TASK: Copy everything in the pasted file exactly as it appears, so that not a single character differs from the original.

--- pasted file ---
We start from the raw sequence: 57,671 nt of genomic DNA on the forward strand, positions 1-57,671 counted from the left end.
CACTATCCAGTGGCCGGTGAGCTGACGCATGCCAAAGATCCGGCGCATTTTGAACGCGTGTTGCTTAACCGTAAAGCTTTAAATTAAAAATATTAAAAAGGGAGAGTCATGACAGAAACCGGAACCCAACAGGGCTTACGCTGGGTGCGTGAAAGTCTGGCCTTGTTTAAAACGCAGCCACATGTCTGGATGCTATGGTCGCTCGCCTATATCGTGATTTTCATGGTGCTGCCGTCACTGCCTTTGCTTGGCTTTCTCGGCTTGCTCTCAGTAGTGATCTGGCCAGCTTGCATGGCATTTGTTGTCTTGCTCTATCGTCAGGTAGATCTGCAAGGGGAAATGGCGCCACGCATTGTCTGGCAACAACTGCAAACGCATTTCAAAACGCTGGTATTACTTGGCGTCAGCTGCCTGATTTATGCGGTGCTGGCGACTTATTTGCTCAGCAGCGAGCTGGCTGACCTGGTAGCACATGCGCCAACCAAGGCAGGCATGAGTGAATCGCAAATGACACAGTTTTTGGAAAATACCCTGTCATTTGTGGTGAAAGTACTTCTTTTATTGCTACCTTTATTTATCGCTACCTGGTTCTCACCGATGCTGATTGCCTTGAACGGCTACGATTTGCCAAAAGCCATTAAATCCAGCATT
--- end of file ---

We start from the raw sequence: 57,671 nt of genomic DNA on the forward strand, positions 1-57,671 counted from the left end.
CACTATCCAGTGGCCGGTGAGCTGACGCATGCCAAAGATCCGGCGCATTTTGAACGCGTGTTGCTTAACCGTAAAGCTTTAAATTAAAAATATTAAAAAGGGAGAGTCATGACAGAAACCGGAACCCAACAGGGCTTACGCTGGGTGCGTGAAAGTCTGGCCTTGTTTAAAACGCAGCCACATGTCTGGATGCTATGGTCGCTCGCCTATATCGTGATTTTCATGGTGCTGCCGTCACTGCCTTTGCTTGGCTTTCTCGGCTTGCTCTCAGTAGTGATCTGGCCAGCTTGCATGGCATTTGTTGTCTTGCTCTATCGTCAGGTAGATCTGCAAGGGGAAATGGCGCCACGCATTGTCTGGCAACAACTGCAAACGCATTTCAAAACGCTGGTATTACTTGGCGTCAGCTGCCTGATTTATGCGGTGCTGGCGACTTATTTGCTCAGCAGCGAGCTGGCTGACCTGGTAGCACATGCGCCAACCAAGGCAGGCATGAGTGAATCGCAAATGACACAGTTTTTGGAAAATACCCTGTCATTTGTGGTGAAAGTACTTCTTTTATTGCTACCTTTATTTATCGCTACCTGGTTCTCACCGATGCTGATTGCCTTGAACGGCTACGATTTGCCAAAAGCCATTAAATCCAGCATT